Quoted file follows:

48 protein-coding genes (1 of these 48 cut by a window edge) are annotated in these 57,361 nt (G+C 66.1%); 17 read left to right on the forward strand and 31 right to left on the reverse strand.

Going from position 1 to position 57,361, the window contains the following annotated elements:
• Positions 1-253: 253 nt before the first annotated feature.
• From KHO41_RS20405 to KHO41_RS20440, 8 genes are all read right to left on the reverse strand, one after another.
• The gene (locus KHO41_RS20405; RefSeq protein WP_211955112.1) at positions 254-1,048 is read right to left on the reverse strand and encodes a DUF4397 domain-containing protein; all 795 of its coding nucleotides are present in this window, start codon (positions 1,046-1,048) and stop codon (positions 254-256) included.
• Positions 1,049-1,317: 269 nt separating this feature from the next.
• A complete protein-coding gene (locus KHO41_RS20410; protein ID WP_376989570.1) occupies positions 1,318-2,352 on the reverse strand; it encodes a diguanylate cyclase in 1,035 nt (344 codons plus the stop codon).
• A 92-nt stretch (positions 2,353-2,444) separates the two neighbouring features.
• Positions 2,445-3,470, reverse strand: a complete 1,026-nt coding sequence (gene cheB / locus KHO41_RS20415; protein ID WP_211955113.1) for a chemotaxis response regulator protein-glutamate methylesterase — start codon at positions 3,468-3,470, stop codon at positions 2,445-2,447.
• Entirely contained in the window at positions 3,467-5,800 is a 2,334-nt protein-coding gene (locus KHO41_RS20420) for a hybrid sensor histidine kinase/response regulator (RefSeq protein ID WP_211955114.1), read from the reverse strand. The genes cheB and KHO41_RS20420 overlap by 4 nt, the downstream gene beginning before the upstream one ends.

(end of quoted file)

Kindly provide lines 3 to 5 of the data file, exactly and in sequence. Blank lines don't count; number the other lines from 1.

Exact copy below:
• Positions 1-253: 253 nt before the first annotated feature.
• From KHO41_RS20405 to KHO41_RS20440, 8 genes are all read right to left on the reverse strand, one after another.
• The gene (locus KHO41_RS20405; RefSeq protein WP_211955112.1) at positions 254-1,048 is read right to left on the reverse strand and encodes a DUF4397 domain-containing protein; all 795 of its coding nucleotides are present in this window, start codon (positions 1,046-1,048) and stop codon (positions 254-256) included.